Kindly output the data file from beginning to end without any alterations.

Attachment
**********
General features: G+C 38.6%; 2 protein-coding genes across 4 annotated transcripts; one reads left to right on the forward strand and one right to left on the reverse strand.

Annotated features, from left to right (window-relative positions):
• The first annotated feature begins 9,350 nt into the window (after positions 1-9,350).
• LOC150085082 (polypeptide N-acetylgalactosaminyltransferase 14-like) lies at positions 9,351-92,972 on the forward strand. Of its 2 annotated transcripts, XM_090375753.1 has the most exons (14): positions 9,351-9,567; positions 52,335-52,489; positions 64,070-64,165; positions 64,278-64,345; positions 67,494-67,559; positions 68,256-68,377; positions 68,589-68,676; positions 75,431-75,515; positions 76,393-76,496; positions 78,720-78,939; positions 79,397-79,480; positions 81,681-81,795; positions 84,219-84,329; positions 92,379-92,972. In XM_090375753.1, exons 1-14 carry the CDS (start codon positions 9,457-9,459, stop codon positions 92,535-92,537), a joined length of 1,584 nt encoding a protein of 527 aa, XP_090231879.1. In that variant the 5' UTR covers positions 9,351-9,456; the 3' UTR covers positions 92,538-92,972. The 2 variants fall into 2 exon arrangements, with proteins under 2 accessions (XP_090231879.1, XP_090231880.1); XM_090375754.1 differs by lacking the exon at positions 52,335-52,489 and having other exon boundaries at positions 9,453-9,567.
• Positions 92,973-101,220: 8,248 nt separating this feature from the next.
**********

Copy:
General features: G+C 38.6%; 2 protein-coding genes across 4 annotated transcripts; one reads left to right on the forward strand and one right to left on the reverse strand.

Annotated features, from left to right (window-relative positions):
• The first annotated feature begins 9,350 nt into the window (after positions 1-9,350).
• LOC150085082 (polypeptide N-acetylgalactosaminyltransferase 14-like) lies at positions 9,351-92,972 on the forward strand. Of its 2 annotated transcripts, XM_090375753.1 has the most exons (14): positions 9,351-9,567; positions 52,335-52,489; positions 64,070-64,165; positions 64,278-64,345; positions 67,494-67,559; positions 68,256-68,377; positions 68,589-68,676; positions 75,431-75,515; positions 76,393-76,496; positions 78,720-78,939; positions 79,397-79,480; positions 81,681-81,795; positions 84,219-84,329; positions 92,379-92,972. In XM_090375753.1, exons 1-14 carry the CDS (start codon positions 9,457-9,459, stop codon positions 92,535-92,537), a joined length of 1,584 nt encoding a protein of 527 aa, XP_090231879.1. In that variant the 5' UTR covers positions 9,351-9,456; the 3' UTR covers positions 92,538-92,972. The 2 variants fall into 2 exon arrangements, with proteins under 2 accessions (XP_090231879.1, XP_090231880.1); XM_090375754.1 differs by lacking the exon at positions 52,335-52,489 and having other exon boundaries at positions 9,453-9,567.
• Positions 92,973-101,220: 8,248 nt separating this feature from the next.